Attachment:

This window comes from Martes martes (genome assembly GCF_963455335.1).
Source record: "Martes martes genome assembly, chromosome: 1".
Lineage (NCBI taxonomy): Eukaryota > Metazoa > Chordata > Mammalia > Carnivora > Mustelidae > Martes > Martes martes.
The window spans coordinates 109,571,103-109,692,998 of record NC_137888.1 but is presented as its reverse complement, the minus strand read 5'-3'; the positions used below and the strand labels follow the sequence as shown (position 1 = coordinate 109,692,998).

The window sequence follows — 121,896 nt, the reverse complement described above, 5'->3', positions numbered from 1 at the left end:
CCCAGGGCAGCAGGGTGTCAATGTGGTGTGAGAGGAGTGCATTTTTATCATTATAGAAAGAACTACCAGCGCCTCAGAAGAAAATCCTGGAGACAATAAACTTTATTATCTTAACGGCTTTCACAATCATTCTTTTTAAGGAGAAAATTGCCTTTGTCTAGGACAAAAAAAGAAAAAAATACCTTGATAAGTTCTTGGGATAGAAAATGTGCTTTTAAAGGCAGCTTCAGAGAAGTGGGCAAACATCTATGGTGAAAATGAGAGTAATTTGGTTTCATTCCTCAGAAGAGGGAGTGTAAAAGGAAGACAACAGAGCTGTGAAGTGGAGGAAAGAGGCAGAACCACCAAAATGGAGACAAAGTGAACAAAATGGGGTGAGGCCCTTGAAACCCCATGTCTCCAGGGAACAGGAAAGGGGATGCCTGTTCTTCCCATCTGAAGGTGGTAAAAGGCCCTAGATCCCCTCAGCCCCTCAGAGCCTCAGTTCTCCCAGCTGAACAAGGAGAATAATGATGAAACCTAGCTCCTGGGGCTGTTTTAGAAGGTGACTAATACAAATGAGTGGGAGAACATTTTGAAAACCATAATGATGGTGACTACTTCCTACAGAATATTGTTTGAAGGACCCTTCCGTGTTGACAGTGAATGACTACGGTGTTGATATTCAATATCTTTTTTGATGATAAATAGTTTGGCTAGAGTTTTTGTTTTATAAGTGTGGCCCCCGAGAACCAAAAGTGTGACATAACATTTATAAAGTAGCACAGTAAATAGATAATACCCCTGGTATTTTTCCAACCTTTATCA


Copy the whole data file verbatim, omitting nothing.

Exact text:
This window comes from Martes martes (genome assembly GCF_963455335.1).
Source record: "Martes martes genome assembly, chromosome: 1".
Lineage (NCBI taxonomy): Eukaryota > Metazoa > Chordata > Mammalia > Carnivora > Mustelidae > Martes > Martes martes.
The window spans coordinates 109,571,103-109,692,998 of record NC_137888.1 but is presented as its reverse complement, the minus strand read 5'-3'; the positions used below and the strand labels follow the sequence as shown (position 1 = coordinate 109,692,998).

The window sequence follows — 121,896 nt, the reverse complement described above, 5'->3', positions numbered from 1 at the left end:
CCCAGGGCAGCAGGGTGTCAATGTGGTGTGAGAGGAGTGCATTTTTATCATTATAGAAAGAACTACCAGCGCCTCAGAAGAAAATCCTGGAGACAATAAACTTTATTATCTTAACGGCTTTCACAATCATTCTTTTTAAGGAGAAAATTGCCTTTGTCTAGGACAAAAAAAGAAAAAAATACCTTGATAAGTTCTTGGGATAGAAAATGTGCTTTTAAAGGCAGCTTCAGAGAAGTGGGCAAACATCTATGGTGAAAATGAGAGTAATTTGGTTTCATTCCTCAGAAGAGGGAGTGTAAAAGGAAGACAACAGAGCTGTGAAGTGGAGGAAAGAGGCAGAACCACCAAAATGGAGACAAAGTGAACAAAATGGGGTGAGGCCCTTGAAACCCCATGTCTCCAGGGAACAGGAAAGGGGATGCCTGTTCTTCCCATCTGAAGGTGGTAAAAGGCCCTAGATCCCCTCAGCCCCTCAGAGCCTCAGTTCTCCCAGCTGAACAAGGAGAATAATGATGAAACCTAGCTCCTGGGGCTGTTTTAGAAGGTGACTAATACAAATGAGTGGGAGAACATTTTGAAAACCATAATGATGGTGACTACTTCCTACAGAATATTGTTTGAAGGACCCTTCCGTGTTGACAGTGAATGACTACGGTGTTGATATTCAATATCTTTTTTGATGATAAATAGTTTGGCTAGAGTTTTTGTTTTATAAGTGTGGCCCCCGAGAACCAAAAGTGTGACATAACATTTATAAAGTAGCACAGTAAATAGATAATACCCCTGGTATTTTTCCAACCTTTATCA